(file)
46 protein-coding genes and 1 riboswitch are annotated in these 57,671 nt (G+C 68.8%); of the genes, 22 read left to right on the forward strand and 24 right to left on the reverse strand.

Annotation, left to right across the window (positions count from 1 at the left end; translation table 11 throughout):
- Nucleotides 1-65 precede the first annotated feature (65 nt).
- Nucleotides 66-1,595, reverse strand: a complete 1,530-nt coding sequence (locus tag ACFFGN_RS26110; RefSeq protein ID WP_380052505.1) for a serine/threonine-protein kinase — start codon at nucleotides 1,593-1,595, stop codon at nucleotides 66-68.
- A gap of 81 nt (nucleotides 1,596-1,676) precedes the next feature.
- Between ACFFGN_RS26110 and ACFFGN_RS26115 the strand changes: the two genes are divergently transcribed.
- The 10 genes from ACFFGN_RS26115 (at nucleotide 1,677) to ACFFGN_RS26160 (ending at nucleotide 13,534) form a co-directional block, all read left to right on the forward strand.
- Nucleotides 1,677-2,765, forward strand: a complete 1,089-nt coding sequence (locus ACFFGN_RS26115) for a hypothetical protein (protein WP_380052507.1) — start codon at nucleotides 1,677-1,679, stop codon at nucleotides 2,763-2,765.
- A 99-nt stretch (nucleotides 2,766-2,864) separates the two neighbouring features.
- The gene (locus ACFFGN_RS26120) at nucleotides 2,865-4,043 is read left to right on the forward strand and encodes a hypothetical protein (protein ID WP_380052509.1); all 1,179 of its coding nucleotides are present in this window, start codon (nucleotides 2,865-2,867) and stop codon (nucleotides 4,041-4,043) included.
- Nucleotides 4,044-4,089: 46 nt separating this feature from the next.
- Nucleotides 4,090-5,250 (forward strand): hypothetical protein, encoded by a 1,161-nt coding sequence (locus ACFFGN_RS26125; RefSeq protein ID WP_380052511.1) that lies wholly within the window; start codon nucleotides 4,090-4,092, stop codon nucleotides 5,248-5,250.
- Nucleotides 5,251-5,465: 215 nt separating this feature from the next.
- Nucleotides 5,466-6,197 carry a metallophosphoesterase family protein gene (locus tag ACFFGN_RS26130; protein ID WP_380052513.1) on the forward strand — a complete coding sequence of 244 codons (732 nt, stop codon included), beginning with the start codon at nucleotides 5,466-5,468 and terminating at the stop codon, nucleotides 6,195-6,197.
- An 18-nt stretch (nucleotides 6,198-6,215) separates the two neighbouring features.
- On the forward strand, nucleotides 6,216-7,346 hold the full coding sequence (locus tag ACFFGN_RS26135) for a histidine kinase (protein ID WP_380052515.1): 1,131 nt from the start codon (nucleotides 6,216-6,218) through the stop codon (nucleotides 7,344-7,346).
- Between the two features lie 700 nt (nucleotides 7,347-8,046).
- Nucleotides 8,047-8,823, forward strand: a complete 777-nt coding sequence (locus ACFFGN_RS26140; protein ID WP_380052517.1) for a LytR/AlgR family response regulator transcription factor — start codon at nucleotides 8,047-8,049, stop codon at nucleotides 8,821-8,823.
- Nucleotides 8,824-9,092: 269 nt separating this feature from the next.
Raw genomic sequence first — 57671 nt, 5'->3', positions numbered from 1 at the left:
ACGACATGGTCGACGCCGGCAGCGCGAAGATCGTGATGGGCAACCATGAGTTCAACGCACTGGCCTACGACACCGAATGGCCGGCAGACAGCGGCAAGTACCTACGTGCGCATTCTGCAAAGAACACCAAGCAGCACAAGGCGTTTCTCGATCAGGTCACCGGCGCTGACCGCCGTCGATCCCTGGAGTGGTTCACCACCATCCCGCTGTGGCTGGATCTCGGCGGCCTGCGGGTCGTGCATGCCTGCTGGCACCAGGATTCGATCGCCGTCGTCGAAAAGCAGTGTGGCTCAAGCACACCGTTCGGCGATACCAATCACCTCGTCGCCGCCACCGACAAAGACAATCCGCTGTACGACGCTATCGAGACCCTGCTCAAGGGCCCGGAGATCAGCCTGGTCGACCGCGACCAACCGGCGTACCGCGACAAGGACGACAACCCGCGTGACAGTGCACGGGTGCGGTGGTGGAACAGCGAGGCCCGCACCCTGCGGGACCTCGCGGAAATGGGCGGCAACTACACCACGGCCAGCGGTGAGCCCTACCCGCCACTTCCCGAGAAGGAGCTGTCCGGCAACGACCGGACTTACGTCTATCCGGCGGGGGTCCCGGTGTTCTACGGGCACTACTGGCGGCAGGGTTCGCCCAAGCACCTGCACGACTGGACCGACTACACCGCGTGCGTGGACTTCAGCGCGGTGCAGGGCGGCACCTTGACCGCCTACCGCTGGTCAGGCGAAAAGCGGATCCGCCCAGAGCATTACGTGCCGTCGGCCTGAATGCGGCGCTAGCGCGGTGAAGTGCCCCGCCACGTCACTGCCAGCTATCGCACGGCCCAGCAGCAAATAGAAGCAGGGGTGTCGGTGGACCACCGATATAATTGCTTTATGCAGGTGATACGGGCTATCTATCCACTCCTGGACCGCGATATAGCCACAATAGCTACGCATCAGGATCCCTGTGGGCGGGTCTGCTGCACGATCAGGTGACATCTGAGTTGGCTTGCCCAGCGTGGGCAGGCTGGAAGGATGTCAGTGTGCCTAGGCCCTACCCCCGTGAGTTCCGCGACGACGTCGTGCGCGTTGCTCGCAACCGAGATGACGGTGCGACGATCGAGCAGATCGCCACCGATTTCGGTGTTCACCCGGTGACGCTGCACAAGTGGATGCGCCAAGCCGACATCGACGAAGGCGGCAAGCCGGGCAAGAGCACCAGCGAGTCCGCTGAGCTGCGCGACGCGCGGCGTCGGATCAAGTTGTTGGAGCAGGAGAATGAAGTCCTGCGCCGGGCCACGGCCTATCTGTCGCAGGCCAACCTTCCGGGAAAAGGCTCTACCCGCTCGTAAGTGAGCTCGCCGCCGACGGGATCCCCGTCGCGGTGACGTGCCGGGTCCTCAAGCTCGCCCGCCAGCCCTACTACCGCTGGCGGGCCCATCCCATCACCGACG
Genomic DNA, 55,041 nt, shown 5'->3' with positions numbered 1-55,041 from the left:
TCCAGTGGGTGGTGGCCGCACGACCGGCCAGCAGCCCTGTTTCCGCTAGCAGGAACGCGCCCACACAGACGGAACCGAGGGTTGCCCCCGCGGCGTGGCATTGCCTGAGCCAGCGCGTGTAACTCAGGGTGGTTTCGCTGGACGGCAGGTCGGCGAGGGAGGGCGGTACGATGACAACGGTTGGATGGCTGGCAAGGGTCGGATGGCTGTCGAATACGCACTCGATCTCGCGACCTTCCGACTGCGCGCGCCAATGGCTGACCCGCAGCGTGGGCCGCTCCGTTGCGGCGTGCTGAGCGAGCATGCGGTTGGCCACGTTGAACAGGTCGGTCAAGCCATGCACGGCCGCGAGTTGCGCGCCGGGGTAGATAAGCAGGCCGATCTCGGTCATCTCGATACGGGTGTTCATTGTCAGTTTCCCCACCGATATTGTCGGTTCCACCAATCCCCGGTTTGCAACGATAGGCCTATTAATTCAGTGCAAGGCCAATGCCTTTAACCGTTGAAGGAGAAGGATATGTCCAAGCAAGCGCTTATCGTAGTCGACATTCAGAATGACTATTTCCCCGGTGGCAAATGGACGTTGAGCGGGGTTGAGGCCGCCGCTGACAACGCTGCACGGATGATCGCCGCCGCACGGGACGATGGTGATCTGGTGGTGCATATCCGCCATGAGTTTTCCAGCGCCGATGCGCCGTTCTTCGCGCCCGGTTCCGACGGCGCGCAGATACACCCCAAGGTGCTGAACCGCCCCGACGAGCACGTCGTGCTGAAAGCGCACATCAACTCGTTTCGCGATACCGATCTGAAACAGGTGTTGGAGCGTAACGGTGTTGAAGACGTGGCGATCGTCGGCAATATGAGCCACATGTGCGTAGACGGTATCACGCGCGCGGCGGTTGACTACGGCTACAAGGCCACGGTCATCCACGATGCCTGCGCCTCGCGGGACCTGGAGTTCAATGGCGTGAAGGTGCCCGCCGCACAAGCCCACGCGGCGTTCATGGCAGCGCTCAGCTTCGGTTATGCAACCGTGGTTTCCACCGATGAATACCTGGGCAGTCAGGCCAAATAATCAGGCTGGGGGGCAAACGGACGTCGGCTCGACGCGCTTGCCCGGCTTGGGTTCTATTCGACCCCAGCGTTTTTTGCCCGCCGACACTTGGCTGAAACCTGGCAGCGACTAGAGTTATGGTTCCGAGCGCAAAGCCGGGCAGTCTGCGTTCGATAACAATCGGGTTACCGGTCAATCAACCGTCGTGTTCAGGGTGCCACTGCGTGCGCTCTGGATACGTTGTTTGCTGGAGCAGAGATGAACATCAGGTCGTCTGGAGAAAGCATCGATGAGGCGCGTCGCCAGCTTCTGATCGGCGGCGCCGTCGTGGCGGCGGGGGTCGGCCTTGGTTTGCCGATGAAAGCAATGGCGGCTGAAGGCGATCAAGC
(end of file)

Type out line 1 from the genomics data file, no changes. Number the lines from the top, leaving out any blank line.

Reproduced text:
46 protein-coding genes and 1 riboswitch are annotated in these 57,671 nt (G+C 68.8%); of the genes, 22 read left to right on the forward strand and 24 right to left on the reverse strand.